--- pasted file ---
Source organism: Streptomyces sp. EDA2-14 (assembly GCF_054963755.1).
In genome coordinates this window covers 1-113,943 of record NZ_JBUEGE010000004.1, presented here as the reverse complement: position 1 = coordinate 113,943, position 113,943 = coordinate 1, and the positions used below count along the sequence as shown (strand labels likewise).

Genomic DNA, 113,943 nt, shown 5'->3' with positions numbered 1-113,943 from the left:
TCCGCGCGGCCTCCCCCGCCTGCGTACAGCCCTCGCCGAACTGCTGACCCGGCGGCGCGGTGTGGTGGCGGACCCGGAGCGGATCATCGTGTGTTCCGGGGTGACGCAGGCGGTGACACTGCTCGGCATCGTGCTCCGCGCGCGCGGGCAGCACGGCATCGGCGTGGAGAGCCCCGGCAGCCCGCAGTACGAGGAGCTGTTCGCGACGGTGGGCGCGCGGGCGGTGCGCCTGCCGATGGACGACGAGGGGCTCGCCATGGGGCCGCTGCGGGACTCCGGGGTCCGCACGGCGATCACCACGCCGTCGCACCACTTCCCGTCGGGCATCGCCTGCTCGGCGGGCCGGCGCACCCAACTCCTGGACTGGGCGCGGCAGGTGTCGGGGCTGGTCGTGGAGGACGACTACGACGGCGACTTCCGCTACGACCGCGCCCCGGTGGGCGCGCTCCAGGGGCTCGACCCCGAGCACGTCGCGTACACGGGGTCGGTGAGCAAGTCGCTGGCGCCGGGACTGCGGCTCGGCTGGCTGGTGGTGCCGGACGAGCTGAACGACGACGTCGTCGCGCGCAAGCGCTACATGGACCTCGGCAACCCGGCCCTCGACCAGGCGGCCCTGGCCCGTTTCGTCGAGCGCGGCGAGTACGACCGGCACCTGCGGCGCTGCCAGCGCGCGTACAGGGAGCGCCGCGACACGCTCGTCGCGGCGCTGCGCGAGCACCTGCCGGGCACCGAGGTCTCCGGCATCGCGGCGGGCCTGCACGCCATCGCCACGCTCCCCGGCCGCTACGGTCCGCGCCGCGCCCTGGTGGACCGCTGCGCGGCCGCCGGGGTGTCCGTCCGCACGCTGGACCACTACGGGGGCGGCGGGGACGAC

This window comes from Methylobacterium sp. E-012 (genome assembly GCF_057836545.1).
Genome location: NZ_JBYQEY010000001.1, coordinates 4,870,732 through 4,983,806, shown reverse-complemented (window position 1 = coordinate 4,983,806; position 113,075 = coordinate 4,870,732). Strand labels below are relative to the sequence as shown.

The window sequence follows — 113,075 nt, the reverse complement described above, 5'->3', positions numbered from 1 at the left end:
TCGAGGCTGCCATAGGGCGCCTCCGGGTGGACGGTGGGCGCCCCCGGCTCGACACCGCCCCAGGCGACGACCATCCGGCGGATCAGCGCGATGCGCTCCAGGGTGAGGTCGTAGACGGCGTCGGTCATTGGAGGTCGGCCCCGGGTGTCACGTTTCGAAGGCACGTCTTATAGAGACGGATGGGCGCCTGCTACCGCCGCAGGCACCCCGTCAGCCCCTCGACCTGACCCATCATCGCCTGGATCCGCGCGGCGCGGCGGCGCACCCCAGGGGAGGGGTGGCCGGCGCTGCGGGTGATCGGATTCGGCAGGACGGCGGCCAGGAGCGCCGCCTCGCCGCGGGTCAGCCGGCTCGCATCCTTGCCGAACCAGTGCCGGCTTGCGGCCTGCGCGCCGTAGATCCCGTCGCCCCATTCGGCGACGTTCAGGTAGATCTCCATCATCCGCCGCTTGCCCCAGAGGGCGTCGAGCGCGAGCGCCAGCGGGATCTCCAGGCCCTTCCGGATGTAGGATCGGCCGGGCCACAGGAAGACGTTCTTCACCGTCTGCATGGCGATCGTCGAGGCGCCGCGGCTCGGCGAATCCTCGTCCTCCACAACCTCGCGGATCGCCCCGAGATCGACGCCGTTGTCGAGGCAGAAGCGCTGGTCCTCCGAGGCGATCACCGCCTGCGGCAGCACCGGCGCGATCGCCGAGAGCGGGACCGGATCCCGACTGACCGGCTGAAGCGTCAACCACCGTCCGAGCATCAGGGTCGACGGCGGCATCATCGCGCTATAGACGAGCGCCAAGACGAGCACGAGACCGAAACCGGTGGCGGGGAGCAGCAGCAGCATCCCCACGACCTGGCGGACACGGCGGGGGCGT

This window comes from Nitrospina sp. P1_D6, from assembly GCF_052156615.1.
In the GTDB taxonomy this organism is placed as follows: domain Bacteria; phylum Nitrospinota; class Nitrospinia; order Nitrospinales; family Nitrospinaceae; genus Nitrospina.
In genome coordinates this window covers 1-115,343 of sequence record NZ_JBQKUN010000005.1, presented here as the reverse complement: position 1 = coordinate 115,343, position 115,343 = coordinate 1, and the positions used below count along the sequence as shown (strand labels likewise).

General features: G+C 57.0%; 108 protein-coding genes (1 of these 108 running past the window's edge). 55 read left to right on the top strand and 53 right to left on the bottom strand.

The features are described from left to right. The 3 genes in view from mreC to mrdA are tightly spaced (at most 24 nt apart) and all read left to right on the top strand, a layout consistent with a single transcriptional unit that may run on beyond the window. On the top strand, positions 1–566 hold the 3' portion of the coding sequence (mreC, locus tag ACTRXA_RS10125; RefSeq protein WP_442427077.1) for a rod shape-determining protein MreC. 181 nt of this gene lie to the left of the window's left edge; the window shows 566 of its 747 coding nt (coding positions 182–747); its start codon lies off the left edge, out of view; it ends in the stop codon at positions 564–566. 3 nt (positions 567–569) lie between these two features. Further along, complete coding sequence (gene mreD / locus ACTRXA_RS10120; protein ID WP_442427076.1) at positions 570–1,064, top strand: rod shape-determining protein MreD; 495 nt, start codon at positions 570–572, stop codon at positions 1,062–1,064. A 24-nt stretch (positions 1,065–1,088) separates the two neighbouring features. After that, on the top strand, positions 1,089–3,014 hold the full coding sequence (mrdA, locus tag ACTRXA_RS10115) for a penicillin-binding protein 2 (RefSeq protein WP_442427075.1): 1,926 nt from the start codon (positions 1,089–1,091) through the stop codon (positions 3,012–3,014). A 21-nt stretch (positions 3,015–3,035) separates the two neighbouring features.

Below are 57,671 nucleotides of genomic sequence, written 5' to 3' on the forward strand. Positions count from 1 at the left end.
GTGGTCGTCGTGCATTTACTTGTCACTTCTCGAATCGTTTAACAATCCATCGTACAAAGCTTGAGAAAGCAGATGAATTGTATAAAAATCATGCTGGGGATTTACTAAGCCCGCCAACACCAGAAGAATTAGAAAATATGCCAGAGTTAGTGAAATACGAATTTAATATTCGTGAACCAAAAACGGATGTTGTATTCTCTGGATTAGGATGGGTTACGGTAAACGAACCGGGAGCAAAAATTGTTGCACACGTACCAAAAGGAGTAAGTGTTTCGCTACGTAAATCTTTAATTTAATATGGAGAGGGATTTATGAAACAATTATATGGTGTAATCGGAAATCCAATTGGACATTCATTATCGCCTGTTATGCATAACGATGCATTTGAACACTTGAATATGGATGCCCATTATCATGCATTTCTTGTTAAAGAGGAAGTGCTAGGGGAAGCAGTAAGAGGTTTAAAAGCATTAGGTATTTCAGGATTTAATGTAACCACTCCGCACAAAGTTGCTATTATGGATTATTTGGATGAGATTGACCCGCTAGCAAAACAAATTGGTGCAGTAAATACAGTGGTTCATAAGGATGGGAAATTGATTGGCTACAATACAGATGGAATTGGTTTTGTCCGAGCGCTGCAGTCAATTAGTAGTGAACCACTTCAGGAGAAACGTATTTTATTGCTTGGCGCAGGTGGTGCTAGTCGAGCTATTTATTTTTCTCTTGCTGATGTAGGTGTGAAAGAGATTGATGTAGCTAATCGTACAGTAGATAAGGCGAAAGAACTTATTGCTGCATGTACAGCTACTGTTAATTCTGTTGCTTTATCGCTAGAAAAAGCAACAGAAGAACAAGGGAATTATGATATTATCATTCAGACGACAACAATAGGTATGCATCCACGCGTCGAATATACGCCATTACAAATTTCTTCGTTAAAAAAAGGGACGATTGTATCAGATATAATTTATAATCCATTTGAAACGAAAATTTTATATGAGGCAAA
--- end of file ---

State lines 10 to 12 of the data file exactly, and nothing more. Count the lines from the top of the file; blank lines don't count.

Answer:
In the GTDB taxonomy this organism is placed as follows: domain Bacteria; phylum Nitrospinota; class Nitrospinia; order Nitrospinales; family Nitrospinaceae; genus Nitrospina.
In genome coordinates this window covers 1-115,343 of sequence record NZ_JBQKUN010000005.1, presented here as the reverse complement: position 1 = coordinate 115,343, position 115,343 = coordinate 1, and the positions used below count along the sequence as shown (strand labels likewise).

General features: G+C 57.0%; 108 protein-coding genes (1 of these 108 running past the window's edge). 55 read left to right on the top strand and 53 right to left on the bottom strand.